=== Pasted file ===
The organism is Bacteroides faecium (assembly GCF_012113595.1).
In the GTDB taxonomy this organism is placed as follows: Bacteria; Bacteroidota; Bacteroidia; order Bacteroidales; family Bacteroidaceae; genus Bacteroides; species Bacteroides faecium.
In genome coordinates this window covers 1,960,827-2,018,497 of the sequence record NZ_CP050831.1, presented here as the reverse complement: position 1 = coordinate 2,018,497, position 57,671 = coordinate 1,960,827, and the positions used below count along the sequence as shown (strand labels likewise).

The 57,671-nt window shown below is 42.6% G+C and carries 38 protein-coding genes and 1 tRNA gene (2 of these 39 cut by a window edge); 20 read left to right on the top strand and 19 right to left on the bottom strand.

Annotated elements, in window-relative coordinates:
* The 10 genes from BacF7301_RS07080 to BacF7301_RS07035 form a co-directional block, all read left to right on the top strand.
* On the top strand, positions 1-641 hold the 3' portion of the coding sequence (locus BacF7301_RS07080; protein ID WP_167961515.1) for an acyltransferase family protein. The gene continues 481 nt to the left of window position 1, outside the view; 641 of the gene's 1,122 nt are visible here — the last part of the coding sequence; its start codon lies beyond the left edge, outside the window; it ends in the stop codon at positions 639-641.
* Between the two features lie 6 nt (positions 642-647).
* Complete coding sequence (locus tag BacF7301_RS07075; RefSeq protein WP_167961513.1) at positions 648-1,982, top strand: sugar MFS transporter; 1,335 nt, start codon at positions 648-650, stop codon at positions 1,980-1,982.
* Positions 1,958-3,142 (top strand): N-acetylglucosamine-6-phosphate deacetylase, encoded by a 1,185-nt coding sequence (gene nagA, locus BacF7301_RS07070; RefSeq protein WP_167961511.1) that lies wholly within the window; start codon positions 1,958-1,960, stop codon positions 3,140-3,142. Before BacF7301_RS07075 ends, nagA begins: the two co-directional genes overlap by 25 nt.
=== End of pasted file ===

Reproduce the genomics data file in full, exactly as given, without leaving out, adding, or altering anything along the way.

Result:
The organism is Bacteroides faecium (assembly GCF_012113595.1).
In the GTDB taxonomy this organism is placed as follows: Bacteria; Bacteroidota; Bacteroidia; order Bacteroidales; family Bacteroidaceae; genus Bacteroides; species Bacteroides faecium.
In genome coordinates this window covers 1,960,827-2,018,497 of the sequence record NZ_CP050831.1, presented here as the reverse complement: position 1 = coordinate 2,018,497, position 57,671 = coordinate 1,960,827, and the positions used below count along the sequence as shown (strand labels likewise).

The 57,671-nt window shown below is 42.6% G+C and carries 38 protein-coding genes and 1 tRNA gene (2 of these 39 cut by a window edge); 20 read left to right on the top strand and 19 right to left on the bottom strand.

Annotated elements, in window-relative coordinates:
* The 10 genes from BacF7301_RS07080 to BacF7301_RS07035 form a co-directional block, all read left to right on the top strand.
* On the top strand, positions 1-641 hold the 3' portion of the coding sequence (locus BacF7301_RS07080; protein ID WP_167961515.1) for an acyltransferase family protein. The gene continues 481 nt to the left of window position 1, outside the view; 641 of the gene's 1,122 nt are visible here — the last part of the coding sequence; its start codon lies beyond the left edge, outside the window; it ends in the stop codon at positions 639-641.
* Between the two features lie 6 nt (positions 642-647).
* Complete coding sequence (locus tag BacF7301_RS07075; RefSeq protein WP_167961513.1) at positions 648-1,982, top strand: sugar MFS transporter; 1,335 nt, start codon at positions 648-650, stop codon at positions 1,980-1,982.
* Positions 1,958-3,142 (top strand): N-acetylglucosamine-6-phosphate deacetylase, encoded by a 1,185-nt coding sequence (gene nagA, locus BacF7301_RS07070; RefSeq protein WP_167961511.1) that lies wholly within the window; start codon positions 1,958-1,960, stop codon positions 3,140-3,142. Before BacF7301_RS07075 ends, nagA begins: the two co-directional genes overlap by 25 nt.